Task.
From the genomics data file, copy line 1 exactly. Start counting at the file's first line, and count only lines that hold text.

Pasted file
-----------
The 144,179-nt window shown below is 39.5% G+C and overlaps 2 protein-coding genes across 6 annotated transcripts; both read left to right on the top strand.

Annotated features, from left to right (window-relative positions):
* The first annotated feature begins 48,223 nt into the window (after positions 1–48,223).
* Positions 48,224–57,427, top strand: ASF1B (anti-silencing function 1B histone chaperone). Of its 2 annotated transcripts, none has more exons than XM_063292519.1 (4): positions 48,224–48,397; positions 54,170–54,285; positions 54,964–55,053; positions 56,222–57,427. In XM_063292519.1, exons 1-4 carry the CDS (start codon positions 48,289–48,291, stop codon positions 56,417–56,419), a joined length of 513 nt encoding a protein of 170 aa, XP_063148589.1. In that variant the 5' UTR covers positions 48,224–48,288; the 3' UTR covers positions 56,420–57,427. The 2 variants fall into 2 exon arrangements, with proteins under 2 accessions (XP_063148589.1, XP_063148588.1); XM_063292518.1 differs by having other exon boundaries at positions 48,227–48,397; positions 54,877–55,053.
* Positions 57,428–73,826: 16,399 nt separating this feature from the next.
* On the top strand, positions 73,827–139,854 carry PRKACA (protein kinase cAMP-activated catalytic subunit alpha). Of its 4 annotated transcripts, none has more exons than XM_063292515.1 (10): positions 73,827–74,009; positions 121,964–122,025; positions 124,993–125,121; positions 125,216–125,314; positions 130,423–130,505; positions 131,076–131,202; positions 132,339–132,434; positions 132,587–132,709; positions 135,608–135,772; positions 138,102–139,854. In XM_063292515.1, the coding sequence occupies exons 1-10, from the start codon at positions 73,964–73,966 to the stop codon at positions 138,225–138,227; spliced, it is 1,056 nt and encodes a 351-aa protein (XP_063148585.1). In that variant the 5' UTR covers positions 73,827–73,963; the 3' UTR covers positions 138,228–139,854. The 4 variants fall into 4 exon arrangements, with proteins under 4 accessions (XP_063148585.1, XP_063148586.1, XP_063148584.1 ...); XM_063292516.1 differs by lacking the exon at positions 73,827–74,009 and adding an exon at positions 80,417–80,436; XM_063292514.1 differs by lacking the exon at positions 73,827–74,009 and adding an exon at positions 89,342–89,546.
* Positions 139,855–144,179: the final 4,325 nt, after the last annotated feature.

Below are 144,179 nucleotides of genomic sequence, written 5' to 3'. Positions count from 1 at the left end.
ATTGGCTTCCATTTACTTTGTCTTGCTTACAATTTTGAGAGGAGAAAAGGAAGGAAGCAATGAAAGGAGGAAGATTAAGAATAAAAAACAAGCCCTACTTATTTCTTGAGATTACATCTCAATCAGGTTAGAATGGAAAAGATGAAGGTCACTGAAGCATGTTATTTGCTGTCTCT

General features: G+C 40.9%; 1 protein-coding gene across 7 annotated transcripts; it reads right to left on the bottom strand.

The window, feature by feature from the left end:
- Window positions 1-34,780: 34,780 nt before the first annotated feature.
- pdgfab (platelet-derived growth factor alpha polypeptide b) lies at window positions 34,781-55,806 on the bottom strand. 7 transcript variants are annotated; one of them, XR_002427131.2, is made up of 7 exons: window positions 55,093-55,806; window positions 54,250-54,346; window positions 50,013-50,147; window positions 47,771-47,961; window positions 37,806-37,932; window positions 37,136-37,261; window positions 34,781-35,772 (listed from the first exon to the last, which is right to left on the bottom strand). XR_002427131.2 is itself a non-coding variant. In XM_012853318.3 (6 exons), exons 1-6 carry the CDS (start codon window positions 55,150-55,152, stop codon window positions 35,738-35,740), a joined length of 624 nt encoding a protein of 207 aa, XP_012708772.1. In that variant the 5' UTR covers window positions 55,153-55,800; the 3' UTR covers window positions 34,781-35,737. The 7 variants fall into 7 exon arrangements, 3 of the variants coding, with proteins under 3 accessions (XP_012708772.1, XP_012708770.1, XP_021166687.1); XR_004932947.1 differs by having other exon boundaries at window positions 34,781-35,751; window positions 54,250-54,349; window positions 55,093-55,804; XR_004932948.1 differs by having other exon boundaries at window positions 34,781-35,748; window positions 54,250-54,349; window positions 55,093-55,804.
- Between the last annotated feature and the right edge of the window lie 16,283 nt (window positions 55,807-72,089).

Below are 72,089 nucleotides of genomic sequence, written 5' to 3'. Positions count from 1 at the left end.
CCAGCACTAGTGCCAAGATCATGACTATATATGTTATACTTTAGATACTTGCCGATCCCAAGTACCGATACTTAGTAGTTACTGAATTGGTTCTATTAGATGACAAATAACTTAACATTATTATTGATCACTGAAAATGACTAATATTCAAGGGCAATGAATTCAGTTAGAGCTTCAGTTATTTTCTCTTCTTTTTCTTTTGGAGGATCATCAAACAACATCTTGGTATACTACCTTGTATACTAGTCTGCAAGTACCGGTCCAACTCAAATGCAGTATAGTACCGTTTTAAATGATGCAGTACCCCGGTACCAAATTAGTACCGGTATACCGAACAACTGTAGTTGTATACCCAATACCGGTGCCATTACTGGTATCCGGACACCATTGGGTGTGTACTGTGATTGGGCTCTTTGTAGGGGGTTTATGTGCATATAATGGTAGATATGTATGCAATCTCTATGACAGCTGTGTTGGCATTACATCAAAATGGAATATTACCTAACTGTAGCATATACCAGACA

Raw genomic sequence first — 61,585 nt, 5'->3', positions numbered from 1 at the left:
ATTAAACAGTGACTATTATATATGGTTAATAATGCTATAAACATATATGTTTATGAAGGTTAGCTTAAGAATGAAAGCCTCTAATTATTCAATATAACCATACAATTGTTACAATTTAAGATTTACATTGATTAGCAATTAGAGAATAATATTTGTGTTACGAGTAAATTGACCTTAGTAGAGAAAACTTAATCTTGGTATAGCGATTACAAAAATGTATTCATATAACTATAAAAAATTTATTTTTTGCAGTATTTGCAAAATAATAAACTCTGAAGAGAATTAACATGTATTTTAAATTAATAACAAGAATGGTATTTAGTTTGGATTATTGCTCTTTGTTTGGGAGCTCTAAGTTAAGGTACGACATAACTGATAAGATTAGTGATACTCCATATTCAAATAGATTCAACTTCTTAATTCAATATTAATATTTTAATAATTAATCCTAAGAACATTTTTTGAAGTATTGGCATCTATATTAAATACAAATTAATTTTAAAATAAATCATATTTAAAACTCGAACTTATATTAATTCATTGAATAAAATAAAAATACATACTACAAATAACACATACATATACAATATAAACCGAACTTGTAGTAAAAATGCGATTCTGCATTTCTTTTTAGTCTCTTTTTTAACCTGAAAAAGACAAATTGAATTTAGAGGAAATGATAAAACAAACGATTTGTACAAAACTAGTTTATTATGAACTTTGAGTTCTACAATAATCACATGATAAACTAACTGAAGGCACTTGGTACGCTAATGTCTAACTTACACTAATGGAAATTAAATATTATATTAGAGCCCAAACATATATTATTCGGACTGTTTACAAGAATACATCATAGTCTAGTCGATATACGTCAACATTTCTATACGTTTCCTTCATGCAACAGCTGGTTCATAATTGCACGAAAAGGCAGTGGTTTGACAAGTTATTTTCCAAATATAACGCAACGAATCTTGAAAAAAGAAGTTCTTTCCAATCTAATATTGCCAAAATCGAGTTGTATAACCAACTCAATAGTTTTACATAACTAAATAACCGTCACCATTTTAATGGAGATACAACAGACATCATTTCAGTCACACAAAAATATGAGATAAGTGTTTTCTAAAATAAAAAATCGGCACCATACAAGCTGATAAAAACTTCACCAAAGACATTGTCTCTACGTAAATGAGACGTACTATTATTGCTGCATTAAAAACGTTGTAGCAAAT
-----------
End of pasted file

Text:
The 144,179-nt window shown below is 39.5% G+C and overlaps 2 protein-coding genes across 6 annotated transcripts; both read left to right on the top strand.